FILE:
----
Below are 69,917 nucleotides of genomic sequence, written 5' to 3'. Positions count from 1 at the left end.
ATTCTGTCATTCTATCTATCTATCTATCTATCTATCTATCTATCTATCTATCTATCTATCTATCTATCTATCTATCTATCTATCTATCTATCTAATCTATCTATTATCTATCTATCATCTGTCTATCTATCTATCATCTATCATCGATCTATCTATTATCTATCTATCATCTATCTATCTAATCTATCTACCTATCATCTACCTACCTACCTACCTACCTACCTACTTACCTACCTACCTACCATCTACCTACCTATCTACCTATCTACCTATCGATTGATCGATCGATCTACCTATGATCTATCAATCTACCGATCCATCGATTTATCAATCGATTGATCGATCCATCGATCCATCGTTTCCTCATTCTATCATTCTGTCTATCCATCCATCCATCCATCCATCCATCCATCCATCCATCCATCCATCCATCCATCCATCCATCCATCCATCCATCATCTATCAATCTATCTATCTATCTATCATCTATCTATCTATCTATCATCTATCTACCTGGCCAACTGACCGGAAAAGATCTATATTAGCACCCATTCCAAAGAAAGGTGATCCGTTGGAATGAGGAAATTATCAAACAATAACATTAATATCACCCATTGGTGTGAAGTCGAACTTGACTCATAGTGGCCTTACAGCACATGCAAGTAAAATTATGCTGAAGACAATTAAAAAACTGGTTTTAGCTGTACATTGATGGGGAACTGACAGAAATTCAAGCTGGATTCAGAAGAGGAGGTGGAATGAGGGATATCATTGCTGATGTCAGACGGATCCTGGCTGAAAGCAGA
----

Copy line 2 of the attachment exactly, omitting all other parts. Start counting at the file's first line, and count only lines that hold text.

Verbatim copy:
ATTCTGTCATTCTATCTATCTATCTATCTATCTATCTATCTATCTATCTATCTATCTATCTATCTATCTATCTATCTATCTATCTATCTATCTAATCTATCTATTATCTATCTATCATCTGTCTATCTATCTATCATCTATCATCGATCTATCTATTATCTATCTATCATCTATCTATCTAATCTATCTACCTATCATCTACCTACCTACCTACCTACCTACCTACTTACCTACCTACCTACCATCTACCTACCTATCTACCTATCTACCTATCGATTGATCGATCGATCTACCTATGATCTATCAATCTACCGATCCATCGATTTATCAATCGATTGATCGATCCATCGATCCATCGTTTCCTCATTCTATCATTCTGTCTATCCATCCATCCATCCATCCATCCATCCATCCATCCATCCATCCATCCATCCATCCATCCATCCATCCATCCATCATCTATCAATCTATCTATCTATCTATCATCTATCTATCTATCTATCATCTATCTACCTGGCCAACTGACCGGAAAAGATCTATATTAGCACCCATTCCAAAGAAAGGTGATCCGTTGGAATGAGGAAATTATCAAACAATAACATTAATATCACCCATTGGTGTGAAGTCGAACTTGACTCATAGTGGCCTTACAGCACATGCAAGTAAAATTATGCTGAAGACAATTAAAAAACTGGTTTTAGCTGTACATTGATGGGGAACTGACAGAAATTCAAGCTGGATTCAGAAGAGGAGGTGGAATGAGGGATATCATTGCTGATGTCAGACGGATCCTGGCTGAAAGCAGA